I met a guy by the name of Brad Bowden at the Canadian Sport Awards in 2007. People might know him as a member of the Canadian sledge hockey team but at the time he was there representing the 2006 Paralympic Champion sledge hockey team and the World Champion wheelchair basketball team, both of whom were nominated for male team of the year. My initial thought was that it must be some kind of first for an athlete to be a Paralympic Champion in one sport and a World Champion in another concurrently. It also occurred to me what a shame it was that so few people would be aware of this accomplishment.
Brad introduced my wife and I to Patrick Anderson in a very matter-of-fact way as “the best wheelchair basketball player in the world.” I reacted to that comment as you might expect. I was certainly impressed but really had no concept of what that meant until the next day at the “celebrity” wheelchair basketball game. Our team was made up of members of the local media, a few sports administrators and myself. We were up against Brad and Patrick as well as two members of the women’s national team, Chantal Benoit and Lisa Franks, rounded out with a few members of the Manitoba Provincial team.
Brad introduced my wife and I to Patrick Anderson in a very matter-of-fact way as “the best wheelchair basketball player in the world.”
Myself, I’ve seen wheelchair basketball before and I knew that in recent years Canada has really dominated at the world level so I wasn’t expecting to score a lot of points or even see the ball quite frankly. The game started pretty much as I expected it to with the national team members showing everyone how the game is played followed by a merciful re-division of the teams. What struck me very profoundly that day was we were there with someone doing what they were born to do. In all sincerity, and in the truest sense of the word, Patrick Anderson was an awesome player and it hit me again how Brad had introduced Patrick the night before as “the best wheelchair basketball player in the world.”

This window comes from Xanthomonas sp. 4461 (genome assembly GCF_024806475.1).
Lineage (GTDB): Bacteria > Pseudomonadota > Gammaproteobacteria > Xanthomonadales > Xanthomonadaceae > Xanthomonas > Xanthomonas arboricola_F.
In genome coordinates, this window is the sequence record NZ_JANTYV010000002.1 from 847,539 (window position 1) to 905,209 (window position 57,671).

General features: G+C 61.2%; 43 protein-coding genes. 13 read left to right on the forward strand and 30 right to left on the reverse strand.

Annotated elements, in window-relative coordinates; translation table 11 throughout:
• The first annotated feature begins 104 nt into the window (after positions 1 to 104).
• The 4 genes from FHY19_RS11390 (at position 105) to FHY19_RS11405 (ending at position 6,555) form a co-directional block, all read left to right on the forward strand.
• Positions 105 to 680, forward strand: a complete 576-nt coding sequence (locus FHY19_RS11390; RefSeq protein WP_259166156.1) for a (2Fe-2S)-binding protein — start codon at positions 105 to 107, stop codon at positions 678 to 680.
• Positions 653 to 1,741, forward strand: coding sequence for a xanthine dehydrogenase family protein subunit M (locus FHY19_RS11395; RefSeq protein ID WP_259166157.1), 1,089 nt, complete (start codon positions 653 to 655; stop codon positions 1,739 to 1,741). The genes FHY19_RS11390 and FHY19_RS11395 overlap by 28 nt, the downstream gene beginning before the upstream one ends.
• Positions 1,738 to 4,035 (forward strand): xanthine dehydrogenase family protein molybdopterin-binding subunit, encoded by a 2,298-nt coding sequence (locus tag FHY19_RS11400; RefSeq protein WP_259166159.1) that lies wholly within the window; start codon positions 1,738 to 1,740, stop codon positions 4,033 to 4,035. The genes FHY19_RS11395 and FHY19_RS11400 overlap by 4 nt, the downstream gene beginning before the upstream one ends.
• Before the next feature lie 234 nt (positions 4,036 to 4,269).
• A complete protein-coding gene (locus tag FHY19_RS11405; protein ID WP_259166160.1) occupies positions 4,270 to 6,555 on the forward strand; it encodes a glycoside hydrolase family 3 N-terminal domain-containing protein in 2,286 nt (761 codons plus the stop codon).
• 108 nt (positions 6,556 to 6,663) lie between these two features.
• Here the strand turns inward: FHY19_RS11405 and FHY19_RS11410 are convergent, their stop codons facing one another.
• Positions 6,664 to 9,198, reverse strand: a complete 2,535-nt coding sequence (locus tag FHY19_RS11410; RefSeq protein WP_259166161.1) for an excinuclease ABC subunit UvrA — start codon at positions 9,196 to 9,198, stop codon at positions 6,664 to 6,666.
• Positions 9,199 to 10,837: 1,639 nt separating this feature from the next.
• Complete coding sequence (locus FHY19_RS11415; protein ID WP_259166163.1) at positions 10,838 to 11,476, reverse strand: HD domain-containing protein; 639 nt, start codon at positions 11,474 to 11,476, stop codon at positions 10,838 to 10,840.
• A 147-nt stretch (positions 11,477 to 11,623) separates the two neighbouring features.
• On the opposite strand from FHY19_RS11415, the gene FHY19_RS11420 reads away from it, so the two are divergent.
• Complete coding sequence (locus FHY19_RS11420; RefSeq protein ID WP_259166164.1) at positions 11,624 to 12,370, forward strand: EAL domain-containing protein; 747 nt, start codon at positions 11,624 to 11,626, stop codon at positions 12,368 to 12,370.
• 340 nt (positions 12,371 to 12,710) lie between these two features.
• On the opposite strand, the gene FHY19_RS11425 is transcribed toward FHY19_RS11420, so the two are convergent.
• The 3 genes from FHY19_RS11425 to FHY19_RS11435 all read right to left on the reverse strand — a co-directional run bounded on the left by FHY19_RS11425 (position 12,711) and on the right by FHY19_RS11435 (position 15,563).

It would be impossible for me to describe how absolutely dominating a player Patrick was but I will say a few things. The speed at which he moved around the court honestly made me wonder if I was doing something wrong. On more than one occasion he swung around another competitive player from behind and simply took the ball from them. He did this to me as well and I’ll tell you, it makes you feel like you’re about 6 years old. You didn’t really have any chance of doing the same thing to him because even if you could catch him, he would palm the ball and hold it on the opposite side of his chair from you. He passed behind his back accurately without any apparent effort and what I found most striking was when he would literally bounce his chair over a foot in distance to the left or right to get a rebound or a loose ball. Essentially he could jump in his wheelchair.
Over time I’ve thought a lot about that experience and I still can’t quite put it into perspective. I’ve always been someone who picks up sports really quickly. I’ve been on provincial and national teams for several different sports, I’ve known and trained along side many different world leading athletes and I’ve gone to two Olympics myself and I’ve quite honestly never seen anything like it. For this reason I refer to Patrick as the best athlete I’ve ever met. I finally had the chance to interview Patrick earlier this summer and todays post is the first of three parts about him and his sport.
Thanks very much Patrick for your time and sharing your thoughts and experiences for Sport At Its Best.